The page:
10/09/2014 02:58 EDT | Updated 12/09/2014 05:59 EST

After five years in Anaheim, Luca Sbisa adjusting to life with Canucks

VANCOUVER - Luca Sbisa's life has changed drastically both on and off the ice since joining the Vancouver Canucks.

He's not only had to get accustomed to a new team and a vastly different style of play, but the anonymity he enjoyed in Southern California as a member of the Anaheim Ducks is also long gone.

"There's positives and negatives," the 24-year-old defenceman said this week. "You have a good game, people love you. You have a bad game, people don't love you as much — and they tell you."

Sbisa experienced the latter in the Canucks' final exhibition matchup when a pass up the middle in front of his own net ended up as a goal against.

It was one noticeable hiccup in an otherwise steady pre-season performance for Sbisa, who came to Vancouver with Nick Bonino this summer in the trade that sent Ryan Kesler to Anaheim.

He said he's adjusting well to the increased scrutiny of playing in a Canadian market.

"It's fun. The rink is always packed. You're always on TV. Hockey is clearly the No. 1 sport here," he said. "I had a little bit of a taste of that in Philadelphia for year, and then I went to Anaheim where it's the opposite. People care about hockey but it's obviously not even close to how it is here.

"I loved it in Anaheim (but) you can make a bad play and no one really cares, you can make a lot of good plays and no one really knows."

But the Italian-born Sbisa said an even bigger with the Canucks has been the system implemented by rookie head coach Willie Desjardins.

"There's some things I've never done, not only at the pro level but even in junior hockey. If you do his things I think you can play in a very effective way, but it's hard, especially as a defenceman," said Sbisa, who represents Switzerland at the international level. "He wants us to be really aggressive on the offensive blue-line and things like that. Whereas usually on the strong side coaches want you to back off.

"Here we play more the other way around. If all five guys do their job it will work out and we will put a lot of pressure on their wingers and turn a lot of pucks over. It's just getting comfortable doing that."

Sbisa played just 30 games for the Ducks last season because of various injuries and has never scored more than five goals in an NHL campaign, but the former first-round pick said he's being encouraged to be more forward-thinking with the Canucks.

"In Anaheim they kind of told me 'We don't want you to be too offensive. Just sit back. We know you have the skills to do it, but we just don't need it out of you with the guys we have here,'" said Sbisa. "(In Vancouver) they've said just play your game. It's great to know the coaches don't restrict you in any which way. They just want you to play your game and that's the only thing a player can ask for."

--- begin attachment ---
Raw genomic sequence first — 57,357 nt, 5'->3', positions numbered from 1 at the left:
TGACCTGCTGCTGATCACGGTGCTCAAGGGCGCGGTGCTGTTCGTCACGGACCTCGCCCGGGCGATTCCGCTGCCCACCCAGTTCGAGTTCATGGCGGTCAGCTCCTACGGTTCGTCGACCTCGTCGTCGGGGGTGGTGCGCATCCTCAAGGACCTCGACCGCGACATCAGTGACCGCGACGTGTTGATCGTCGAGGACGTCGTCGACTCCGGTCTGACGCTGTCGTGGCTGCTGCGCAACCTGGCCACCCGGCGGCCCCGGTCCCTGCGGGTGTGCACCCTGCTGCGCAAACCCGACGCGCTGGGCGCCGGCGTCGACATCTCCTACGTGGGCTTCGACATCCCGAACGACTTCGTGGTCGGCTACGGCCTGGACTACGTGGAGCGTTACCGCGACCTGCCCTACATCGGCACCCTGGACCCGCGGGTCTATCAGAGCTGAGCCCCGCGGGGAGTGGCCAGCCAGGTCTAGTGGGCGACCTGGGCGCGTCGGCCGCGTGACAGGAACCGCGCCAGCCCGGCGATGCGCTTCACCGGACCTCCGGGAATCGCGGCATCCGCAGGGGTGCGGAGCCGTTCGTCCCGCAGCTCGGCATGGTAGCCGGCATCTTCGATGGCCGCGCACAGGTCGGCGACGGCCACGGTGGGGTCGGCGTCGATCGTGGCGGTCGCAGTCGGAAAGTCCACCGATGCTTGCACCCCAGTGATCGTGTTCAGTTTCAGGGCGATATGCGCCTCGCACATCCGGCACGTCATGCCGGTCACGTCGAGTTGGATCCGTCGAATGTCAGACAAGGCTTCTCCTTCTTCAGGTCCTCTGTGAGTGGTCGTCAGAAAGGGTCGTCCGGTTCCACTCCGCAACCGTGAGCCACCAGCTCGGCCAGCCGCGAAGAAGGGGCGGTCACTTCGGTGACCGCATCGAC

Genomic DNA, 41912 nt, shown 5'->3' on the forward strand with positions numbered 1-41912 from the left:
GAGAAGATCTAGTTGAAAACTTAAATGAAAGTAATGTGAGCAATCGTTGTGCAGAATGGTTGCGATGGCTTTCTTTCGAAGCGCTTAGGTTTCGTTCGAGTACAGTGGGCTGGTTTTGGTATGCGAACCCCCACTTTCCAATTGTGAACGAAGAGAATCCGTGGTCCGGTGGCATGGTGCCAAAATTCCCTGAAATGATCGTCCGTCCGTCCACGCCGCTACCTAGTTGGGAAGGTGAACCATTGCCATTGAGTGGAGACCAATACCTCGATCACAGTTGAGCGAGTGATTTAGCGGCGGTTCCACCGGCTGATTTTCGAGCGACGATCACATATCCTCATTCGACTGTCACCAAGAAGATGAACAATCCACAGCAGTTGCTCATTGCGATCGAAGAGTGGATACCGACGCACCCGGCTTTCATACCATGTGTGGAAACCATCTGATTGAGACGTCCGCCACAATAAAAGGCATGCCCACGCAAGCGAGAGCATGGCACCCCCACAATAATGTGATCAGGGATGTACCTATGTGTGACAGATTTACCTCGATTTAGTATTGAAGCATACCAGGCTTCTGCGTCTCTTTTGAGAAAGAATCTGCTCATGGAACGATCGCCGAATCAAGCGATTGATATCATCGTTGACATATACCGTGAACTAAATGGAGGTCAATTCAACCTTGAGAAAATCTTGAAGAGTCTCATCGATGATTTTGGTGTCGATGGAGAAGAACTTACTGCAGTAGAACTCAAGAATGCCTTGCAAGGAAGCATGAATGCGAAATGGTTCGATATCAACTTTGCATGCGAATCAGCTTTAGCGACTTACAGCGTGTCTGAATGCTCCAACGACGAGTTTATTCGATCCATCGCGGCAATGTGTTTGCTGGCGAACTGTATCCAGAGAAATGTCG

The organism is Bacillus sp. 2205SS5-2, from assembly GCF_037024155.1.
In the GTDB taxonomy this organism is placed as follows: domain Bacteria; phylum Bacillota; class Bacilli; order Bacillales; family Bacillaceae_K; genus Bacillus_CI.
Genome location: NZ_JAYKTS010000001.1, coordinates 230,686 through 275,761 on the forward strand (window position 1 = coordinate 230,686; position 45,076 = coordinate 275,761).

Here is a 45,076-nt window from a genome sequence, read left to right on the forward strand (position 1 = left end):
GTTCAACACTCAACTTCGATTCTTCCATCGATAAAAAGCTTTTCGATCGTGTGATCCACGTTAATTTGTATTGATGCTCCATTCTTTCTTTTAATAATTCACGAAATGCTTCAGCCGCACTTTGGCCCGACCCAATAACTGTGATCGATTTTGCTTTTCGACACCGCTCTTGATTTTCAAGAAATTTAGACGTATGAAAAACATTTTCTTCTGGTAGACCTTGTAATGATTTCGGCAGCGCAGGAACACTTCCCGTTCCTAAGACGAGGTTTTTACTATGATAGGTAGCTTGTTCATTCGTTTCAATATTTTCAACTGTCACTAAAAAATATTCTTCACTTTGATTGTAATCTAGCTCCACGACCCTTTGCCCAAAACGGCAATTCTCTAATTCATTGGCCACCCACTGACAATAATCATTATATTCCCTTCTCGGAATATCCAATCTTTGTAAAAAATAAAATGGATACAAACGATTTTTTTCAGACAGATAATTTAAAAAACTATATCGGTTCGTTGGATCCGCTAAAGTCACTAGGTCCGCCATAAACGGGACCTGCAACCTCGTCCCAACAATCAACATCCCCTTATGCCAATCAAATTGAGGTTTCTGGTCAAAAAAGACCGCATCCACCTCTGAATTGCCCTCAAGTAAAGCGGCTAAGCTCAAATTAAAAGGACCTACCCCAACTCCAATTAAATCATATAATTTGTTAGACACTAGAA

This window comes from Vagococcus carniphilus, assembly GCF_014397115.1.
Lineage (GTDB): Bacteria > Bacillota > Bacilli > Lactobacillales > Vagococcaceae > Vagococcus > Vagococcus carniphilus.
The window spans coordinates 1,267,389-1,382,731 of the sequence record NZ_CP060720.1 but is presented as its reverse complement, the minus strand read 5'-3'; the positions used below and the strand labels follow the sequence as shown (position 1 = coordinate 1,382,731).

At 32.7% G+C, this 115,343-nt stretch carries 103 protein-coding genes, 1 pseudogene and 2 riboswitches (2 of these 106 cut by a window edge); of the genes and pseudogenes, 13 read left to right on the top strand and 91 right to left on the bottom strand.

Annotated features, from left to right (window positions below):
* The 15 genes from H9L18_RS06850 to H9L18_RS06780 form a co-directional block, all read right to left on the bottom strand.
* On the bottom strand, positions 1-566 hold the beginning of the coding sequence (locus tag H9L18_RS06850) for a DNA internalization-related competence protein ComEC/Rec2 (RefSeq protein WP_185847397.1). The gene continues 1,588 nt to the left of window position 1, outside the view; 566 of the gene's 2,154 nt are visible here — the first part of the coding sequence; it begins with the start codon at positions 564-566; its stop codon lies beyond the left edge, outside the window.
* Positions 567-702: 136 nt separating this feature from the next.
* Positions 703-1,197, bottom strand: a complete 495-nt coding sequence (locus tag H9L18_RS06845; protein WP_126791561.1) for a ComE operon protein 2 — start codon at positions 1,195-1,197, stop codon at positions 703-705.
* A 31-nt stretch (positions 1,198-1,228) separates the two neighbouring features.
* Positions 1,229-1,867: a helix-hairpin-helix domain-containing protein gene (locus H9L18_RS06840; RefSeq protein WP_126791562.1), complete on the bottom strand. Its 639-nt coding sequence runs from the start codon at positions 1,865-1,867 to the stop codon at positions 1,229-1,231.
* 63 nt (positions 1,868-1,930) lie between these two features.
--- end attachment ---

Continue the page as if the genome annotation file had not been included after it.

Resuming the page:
Desjardins knew the former member of the WHL's Lethbridge Hurricanes from his days coaching the Medicine Hat Tigers and has been impressed by Sbisa since his arrival.

"He was a real good player (in junior). He was real mobile. I watched him a little bit in Anaheim," said Desjardins. "Once the trade was made I had a couple guys call me that knew him and said what a good defenceman he was. Since he's been here I've liked him. I think he has a physical element to his game that we like. He's not afraid to get hit."

That willingness to go to the dirty areas of the ice is something that has also been noticed by Sbisa's teammates, including his new defence partner.

"He's very physical. I didn't realize how physical he was, and he moves the puck well," said Dan Hamhuis. "He's great to play with. He talks a lot and makes the game easy."

Sbisa had nine goals and 47 assists in 266 games with the Flyers and Ducks before making his debut with Vancouver on Wednesday in a 4-2 opening-night road victory over the Calgary Flames.

He chewed up 18 minutes 34 seconds of ice time and played 2:11 on the penalty kill, including a key 5-on-3 in the first period.

"Hockey's a game of instincts and all that, but you've got to play the system," Sbisa said prior to the game. "About 75 per cent is system and the rest is read the play and go from there, but you've got to play the way the coach wants."

Sbisa's girlfriend is from nearby Ladner, B.C., and he wondered before the trade to Vancouver what it would be like playing under a microscope in Canada.

Now he's living it.

"I always thought to myself it would be kind of fun to play in a big market and experience the whole thing and it doesn't get any bigger than here," said Sbisa. "Even just walking around the city. I love the place.

"I've already been recognized way more than in Anaheim the last five years."